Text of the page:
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400 pages, Hardcover
First published February 21, 2012
Arvind saw a golden opportunity forming in the budding domestic market for jeans. Today, the company sells four brands, priced between $7 and $30 a pair. Its best-selling label, Ruf & Tuf, caters to rural India, home to 70 percent of the country's 950 million people. Before Ruf & Tuf was introduced in 1995, most rural Indians had only seen jeans on television.
It took some creativity to crack the rural market, where many Indians still prefer custom-tailored clothes. Rather than fight that mindset, Arvind conceived "ready-to-stitch" jeans. Ruf & Tuf jeans are sold as a kit: two legs, buttons, rivets, zipper, leather label and an instruction booklet for the neighborhood tailor.
"over 90 percent of articles are pessimistic. Quite simply, good news doesn't catch our attention. Bad news sells because the amygdala is always looking for something to fear...Our early warning system evolved in an era of immediacy, when threats were of the tiger-in-the-bush variety."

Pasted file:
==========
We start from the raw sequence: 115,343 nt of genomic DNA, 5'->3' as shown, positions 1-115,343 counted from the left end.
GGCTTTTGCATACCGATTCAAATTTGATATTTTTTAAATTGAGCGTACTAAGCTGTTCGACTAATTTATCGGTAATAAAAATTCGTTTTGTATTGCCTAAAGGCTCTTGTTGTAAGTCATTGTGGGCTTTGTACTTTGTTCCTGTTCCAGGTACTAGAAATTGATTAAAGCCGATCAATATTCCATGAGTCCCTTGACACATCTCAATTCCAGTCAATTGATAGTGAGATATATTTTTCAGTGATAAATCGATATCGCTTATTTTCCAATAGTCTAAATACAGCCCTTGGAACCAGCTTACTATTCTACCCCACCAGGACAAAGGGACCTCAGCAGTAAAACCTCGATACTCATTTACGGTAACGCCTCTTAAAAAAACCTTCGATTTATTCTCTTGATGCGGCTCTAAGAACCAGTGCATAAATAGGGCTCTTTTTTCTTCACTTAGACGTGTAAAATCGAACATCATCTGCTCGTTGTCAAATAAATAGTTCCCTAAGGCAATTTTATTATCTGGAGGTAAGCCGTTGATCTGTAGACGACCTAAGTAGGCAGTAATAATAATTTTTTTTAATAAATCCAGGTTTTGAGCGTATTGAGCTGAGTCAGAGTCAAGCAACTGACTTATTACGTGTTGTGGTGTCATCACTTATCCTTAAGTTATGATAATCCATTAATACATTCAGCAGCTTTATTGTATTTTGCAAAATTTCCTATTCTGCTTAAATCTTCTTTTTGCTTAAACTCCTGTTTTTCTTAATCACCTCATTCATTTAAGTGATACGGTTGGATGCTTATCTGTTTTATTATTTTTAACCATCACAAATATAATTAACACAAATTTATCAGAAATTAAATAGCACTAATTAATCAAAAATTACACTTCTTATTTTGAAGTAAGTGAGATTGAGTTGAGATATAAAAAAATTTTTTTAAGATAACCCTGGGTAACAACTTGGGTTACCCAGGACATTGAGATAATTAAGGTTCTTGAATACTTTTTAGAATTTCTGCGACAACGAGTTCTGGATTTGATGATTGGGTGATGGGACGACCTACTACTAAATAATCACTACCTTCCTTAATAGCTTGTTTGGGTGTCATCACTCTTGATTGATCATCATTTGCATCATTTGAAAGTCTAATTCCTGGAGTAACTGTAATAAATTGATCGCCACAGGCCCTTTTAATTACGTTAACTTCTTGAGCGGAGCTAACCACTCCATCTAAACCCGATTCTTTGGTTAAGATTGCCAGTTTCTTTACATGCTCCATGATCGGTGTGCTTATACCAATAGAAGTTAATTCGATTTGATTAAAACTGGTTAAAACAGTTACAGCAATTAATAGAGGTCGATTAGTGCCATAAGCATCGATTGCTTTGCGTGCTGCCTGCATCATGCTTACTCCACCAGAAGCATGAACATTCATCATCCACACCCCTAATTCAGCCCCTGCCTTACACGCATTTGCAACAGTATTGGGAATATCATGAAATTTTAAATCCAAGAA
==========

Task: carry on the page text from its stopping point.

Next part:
In dangerous situations, the amygdala directs information around the prefontal cortex. This is why you jump backward when you see a squiggly shape on the ground before you have time to deduce stick, not snake. But because of the difference in neuronal processing speeds, once our primitive survival instincts take over, our newer, prosocial instincts [wired into the much slower prefontal cortex] stay sidelined....Over the past 150,000 years, Homo sapiens evovled in a world that was "local and linear" but today's environment is "global and exponential."
Today's global and exponential world is very different from the one our brain evolved to comprehend. Consider the sheer scope of data we now encounter...From the very beginning of time until the year 2003, humankind created five exabytes of digital information....in the year 2010 the human race [was] generating five exabytes every two days. By the year 2013, the number will be five exabytes produced every ten minutes...It's no wonder we're exhausted."
"Right now a Masai warrior with a cell phone has better access to information than the president of the United States did just fifteen years ago...If we stop thinking of the world's poor as victims or as a burden and start recognizing them as resilient and creative entrepreneurs and value-concious consumers, a whole new world of opportunity opens up. The BoP [four billion people occupying the "bottom of the pyramid", surviving on less than $2 per day] market potential is huge: 4 to 5 billion underserved people and an economy of more than $13 trillion purchasing power parity"